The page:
The New Normal-Remote, Hybrid, and In-person
Mark Roberts: We’re all contending with the ‘New Normal’, the remote vs. hybrid vs. in-person debate. There are tremendous opportunities in expanding the talent pool, but also challenges in collaboration, oversight, and maintaining company culture. How are you thinking about this dynamic?
Lance: Our organization has adopted a three-day hybrid model. I’ve let our executives know that our technology people don’t need to be in the office, period. If they say they want an engineer in Savannah, Georgia, I ask them why. They can travel, they can do the work. It’s a struggle for us. I think it’s hurting us a bit, because we’re so rigid with our three day in-office approach that we’re losing potential candidates.
Erica:We’re used to working with global teams, and our company has adopted a truly virtual approach. Only a third of the CEO’s leadership team works at the headquarters. We’ve really embraced the approach of going after the best talent possible and not worrying about where they live. There’s some extra creativity required to recreate the conversations in the hallway and the cafeteria, but it’s allowing us to retain talent because we’re allowing people to live where they want.
Sunny: We continue to struggle with some clients. They say they need people onsite, and it sometimes means challenging the client around that. Educating them about the limitations they’ll face in the type of talent they’re looking for. Working with them to understand the overabundance of jobs, and the limited talent base we have to work with. Really helping them to understand the importance of remote or hybrid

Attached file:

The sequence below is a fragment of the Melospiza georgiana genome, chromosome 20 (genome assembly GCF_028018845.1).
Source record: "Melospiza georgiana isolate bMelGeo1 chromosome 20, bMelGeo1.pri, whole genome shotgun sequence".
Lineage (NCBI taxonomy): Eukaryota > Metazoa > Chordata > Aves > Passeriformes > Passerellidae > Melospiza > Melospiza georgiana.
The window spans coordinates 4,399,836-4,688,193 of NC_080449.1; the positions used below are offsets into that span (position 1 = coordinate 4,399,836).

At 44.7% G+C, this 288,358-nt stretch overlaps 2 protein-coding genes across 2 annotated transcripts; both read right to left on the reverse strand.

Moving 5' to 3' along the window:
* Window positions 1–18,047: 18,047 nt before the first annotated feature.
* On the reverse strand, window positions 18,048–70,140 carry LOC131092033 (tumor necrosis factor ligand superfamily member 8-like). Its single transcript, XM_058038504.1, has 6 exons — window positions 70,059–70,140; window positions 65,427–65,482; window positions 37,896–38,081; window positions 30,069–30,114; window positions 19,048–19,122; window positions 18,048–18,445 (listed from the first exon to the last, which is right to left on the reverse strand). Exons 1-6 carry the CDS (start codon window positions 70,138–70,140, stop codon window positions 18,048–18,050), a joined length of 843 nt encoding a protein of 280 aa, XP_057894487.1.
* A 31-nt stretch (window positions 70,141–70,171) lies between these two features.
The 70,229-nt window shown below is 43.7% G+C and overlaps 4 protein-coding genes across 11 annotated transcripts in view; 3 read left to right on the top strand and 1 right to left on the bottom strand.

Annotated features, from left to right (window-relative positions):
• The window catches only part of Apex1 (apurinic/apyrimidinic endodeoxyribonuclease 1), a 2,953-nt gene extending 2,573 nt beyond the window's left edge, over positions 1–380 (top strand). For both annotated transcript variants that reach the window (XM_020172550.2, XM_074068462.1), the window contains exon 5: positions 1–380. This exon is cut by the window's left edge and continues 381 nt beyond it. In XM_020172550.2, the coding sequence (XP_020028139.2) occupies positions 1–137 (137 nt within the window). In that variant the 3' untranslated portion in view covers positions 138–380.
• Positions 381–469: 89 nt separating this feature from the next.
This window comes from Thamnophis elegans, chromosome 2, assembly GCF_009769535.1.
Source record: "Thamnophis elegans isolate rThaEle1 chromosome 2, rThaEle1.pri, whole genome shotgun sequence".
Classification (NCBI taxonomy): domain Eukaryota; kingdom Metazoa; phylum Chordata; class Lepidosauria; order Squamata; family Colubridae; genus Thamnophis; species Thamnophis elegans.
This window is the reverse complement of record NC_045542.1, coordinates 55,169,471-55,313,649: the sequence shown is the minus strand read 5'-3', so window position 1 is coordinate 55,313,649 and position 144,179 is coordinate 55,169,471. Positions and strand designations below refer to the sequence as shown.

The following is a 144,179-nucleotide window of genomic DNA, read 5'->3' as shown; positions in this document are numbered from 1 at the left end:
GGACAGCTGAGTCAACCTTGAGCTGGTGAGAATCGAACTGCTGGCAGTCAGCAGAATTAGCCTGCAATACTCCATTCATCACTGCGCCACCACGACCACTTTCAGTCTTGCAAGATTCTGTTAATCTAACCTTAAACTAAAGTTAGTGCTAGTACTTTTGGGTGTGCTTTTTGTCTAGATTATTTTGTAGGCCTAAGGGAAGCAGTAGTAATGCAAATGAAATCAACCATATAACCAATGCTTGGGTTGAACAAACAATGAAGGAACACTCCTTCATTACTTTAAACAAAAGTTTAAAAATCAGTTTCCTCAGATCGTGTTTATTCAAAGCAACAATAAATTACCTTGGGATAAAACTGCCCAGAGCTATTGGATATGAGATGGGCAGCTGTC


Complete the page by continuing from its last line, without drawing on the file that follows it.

Joel: Our company acquired a small firm that was generating really strong EBITDA (Earnings Before Interest, Taxes, Depreciation, and Amortization). What they did with their real estate dollars was to put it back into a quarterly trip for their team, and they meet every quarter together. They do a lot of work, and they celebrate. They didn’t say, “Oh, look at these cost savings, look at what we have.” They put it back into the people, and the culture, and that’s worked really well for them.
How to be an Employer of Choice
Mark Roberts: In today’s market for talent, what makes a company an ‘Employer of Choice’?
Joel: There’s a company where in every IT employee’s job description, they were required to be in a recruiting event once a month. They bring all their developers into the lunchroom. They give them food. They all grab their laptops. They talk about the talent gaps they’re going to have for the next quarter. And they all get on their LinkedIn and find friends who have those skills, and recruit them. 68% of their hires come from internal referrals. I think you become an employer of choice when your people are your brand, and they’re recruiting for you.